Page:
Art and Camille Taylor, two longtime NIOT leaders in the twin cities of Bloomington-Normal, Illinois were falsely accused of harassment by one of their neighbors and a police officer who took the call. The incident, which took place during a highly charged election season, made them realize they had to speak up. Their story and actions, and the tremendous support from their community, provide insight into implicit bias and the racism that so many people experience on a daily basis, and what’s possible when we stand up together.
Art and Camille turned a painful incident into a teachable moment (Camille calls it “serious lemonade”) and used it to launch a book drive so that all students can feel safe to be who they are.
Interview with the Taylors
Not In Our Town's Patrice O'Neill sat down and talked with Art and Camille about the incident and what happened next. Excerpts from that conversation can be read below.
Camille Taylor greets a passerby during a drive-by parade for her and her husband, Art, on July 31 outside their home in Bloomington. (Credit: Lewis Marien, The Pantagraph)
Patrice O’Neill: So is it fair to say that you were harassed by a neighbor?
Camille Taylor: I guess you should say that we were not given the benefit of the doubt by a neighbor who could have knocked on our door to ask if they knew anything but instead called the police. And then, the resulting incident was the police showing up at our door and again accusing us of something that we didn't do rather than asking us questions.
"The neighbor didn't ask us questions. The police didn't ask us questions. Both of them accused us of something that we didn't do and that's where the problem lies."
Patrice O’Neill: Can you start by telling us what happened?
Art Taylor: Just around the corner from our house there were individuals who parked in front of these two neighbors that live right across the street from each other. Both have Trump support signs in their yard and the individuals that parked in front of their home were playing loud music and shouting anti-Trump slogans. One of the neighbors came out and took a photograph of the car with her phone as it drove away. Upset, the neighbor’s husband decided to drive around the neighborhood and try to locate the vehicle that was captured in the photograph. Because our vehicle matched, and because when he drove around the neighborhood he saw our alternative Trump signs in our yard, he made the assumption that it just had to be us. He took a photograph of Camille's license plates and called 911.
Camille Taylor: But here's the rub though, even though the wife saw that the drivers of the car were two young white people, and he had met us and just talked to us about a month before, he ignored all that and called the police on us.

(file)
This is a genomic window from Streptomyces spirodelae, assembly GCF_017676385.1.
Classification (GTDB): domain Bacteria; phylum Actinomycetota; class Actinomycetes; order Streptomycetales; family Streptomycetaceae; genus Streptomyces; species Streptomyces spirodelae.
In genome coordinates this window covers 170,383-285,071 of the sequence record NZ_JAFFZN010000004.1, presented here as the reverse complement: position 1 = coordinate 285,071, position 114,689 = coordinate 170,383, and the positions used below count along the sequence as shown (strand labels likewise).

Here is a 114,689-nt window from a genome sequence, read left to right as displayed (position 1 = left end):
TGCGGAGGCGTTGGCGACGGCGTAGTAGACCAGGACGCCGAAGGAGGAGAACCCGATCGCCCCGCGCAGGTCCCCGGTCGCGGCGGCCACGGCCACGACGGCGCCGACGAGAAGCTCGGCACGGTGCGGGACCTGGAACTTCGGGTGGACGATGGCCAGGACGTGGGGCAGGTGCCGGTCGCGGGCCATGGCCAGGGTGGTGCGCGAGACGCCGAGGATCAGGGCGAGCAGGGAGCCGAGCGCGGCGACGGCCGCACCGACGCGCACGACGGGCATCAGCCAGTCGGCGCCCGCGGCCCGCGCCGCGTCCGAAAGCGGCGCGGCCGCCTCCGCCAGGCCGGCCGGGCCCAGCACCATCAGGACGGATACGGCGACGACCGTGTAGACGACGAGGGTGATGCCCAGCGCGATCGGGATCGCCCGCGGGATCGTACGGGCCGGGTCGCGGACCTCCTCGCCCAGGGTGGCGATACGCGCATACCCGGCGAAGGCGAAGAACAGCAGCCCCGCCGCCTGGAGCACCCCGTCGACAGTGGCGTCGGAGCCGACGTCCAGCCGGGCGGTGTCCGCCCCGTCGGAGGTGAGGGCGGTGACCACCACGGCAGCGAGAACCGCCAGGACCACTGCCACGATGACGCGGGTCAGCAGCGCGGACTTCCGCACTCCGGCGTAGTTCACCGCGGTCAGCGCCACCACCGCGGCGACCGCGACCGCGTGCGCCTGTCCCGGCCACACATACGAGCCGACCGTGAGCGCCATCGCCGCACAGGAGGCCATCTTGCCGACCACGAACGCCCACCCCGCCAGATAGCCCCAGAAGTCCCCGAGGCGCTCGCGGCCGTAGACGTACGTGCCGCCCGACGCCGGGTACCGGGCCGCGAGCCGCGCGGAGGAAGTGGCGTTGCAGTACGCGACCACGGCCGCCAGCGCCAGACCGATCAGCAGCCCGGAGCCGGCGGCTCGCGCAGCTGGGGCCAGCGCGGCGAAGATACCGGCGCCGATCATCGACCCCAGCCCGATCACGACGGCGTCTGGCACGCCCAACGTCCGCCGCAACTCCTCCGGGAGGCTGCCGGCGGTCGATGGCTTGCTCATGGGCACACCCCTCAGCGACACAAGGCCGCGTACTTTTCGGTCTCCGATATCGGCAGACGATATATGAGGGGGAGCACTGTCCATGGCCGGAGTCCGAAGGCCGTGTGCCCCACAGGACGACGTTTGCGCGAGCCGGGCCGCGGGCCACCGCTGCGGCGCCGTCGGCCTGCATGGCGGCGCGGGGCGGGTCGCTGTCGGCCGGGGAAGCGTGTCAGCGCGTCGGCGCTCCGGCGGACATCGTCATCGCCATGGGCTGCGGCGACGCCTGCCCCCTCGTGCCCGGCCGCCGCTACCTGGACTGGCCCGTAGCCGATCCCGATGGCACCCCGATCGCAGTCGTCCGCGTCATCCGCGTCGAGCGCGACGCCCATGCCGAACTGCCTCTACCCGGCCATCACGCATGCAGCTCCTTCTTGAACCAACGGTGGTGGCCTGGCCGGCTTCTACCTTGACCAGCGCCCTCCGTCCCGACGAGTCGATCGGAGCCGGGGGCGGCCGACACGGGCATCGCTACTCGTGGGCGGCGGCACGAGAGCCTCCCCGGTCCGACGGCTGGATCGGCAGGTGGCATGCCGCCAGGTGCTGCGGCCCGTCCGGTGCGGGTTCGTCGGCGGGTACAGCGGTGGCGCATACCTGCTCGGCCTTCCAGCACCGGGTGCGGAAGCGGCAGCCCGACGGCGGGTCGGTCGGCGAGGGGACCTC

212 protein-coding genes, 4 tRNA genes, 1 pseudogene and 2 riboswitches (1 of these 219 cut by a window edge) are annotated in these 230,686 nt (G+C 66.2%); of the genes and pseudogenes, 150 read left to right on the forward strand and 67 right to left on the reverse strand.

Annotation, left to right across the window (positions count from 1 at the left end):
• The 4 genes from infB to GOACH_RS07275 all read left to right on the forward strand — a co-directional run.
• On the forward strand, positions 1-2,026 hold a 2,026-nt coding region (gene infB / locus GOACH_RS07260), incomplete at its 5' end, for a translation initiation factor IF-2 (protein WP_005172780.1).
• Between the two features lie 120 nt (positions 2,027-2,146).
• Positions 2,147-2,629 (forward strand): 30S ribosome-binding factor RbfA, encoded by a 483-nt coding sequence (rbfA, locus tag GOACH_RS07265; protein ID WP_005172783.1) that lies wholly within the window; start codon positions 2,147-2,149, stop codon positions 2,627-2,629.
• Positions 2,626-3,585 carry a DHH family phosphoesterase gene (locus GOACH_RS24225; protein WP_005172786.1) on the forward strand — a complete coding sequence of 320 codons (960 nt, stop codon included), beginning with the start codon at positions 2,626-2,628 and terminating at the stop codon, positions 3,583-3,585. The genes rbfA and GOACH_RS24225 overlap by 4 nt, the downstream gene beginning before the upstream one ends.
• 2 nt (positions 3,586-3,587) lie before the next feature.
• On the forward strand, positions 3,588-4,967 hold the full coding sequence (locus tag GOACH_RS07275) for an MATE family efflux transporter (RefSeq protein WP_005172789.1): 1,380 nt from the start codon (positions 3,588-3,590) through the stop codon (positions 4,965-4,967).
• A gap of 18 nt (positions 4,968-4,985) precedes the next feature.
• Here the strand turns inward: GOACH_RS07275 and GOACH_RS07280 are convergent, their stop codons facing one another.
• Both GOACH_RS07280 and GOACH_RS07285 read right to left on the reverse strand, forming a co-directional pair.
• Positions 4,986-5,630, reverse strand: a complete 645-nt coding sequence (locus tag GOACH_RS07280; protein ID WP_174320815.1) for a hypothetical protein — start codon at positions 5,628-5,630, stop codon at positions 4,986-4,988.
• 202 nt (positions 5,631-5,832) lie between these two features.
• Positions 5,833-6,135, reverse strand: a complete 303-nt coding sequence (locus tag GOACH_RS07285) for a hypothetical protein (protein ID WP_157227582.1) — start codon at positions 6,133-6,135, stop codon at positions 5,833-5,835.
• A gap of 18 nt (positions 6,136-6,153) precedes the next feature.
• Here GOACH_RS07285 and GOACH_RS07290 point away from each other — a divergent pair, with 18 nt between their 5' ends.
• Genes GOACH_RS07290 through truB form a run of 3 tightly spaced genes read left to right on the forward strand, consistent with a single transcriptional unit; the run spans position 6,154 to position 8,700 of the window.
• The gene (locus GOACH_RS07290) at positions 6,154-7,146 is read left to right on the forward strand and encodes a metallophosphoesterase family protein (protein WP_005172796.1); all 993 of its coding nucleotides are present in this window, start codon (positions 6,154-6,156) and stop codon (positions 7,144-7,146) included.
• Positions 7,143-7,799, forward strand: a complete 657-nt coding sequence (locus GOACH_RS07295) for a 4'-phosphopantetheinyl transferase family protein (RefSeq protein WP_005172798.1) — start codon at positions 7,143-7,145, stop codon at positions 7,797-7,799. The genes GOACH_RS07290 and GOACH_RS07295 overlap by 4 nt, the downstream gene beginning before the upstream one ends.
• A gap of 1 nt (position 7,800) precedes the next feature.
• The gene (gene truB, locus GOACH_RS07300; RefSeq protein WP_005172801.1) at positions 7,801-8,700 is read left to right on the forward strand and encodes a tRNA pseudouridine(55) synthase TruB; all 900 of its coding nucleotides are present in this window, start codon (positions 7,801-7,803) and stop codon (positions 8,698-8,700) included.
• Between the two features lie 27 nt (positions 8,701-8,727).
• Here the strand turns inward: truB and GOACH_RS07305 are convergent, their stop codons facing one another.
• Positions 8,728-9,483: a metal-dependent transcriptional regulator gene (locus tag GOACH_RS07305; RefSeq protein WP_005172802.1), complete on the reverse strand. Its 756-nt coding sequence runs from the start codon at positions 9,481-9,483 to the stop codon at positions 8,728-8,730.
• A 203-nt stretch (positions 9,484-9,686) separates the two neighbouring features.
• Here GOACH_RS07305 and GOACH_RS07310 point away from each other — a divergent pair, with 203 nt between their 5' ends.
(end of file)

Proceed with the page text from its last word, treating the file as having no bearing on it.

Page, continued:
Camille Taylor: What really concerned us is he saw one of our neighbors across the street, asked if they knew whose car it was and told them that he was going to sit there and wait until the owners of the house came outside. We have no idea what would have happened, what kind of encounter we would have had with him, but he sat there and waited out in front of the house. After no one came out, he drove off.
Patrice O’Neill: Then the police came?
Camille Taylor: He (the police officer) also lied to us. He used a method that we later found out is called the sleight of hand method in questioning or accusations. He told us that he had a video of our car, perpetrating the incident. He said that on at least three or four occasions. I finally said to him, then I want to see the video. At that point, he acknowledged that he did not have a video. We got to see the body cam of the encounter (and it took) 16 minutes and 34 seconds to acknowledge something that he could have said from the very beginning: that we know that two young people were in a car that looked like yours and we're trying to find out perhaps if you've loaned your car today to some young people, or is it possible that any young people could have had access to your car? If he started off the conversation that way, we wouldn't have had any complaints with the police department at all. We would have just taken it that they were trying to follow up on a complaint from the neighbor. He took everything that the neighbor said as gospel truth, and then used that technique called sleight of hand to try to slip us up.
The chief of police, that we later met with, said that method works for 90% of the people who do bad things. So, that's why they use it. We challenged him with what about the people that don't do bad things? Don't you have any other type of techniques that you can use when you question people, particularly when it's a neighbor to neighbor complaint? He had no answer for that. That right away is a fault and a gap in our local police department in terms of their questioning techniques and how they approach the community when they're doing investigations. And so, we've made that an issue of joining along with the NAACP and other groups who are giving a list of demands to the police about reforms and our local law enforcement agencies, but that we were a prime example of how that type of approach to regular citizens causes escalation in a situation as the person is trying to defend themselves.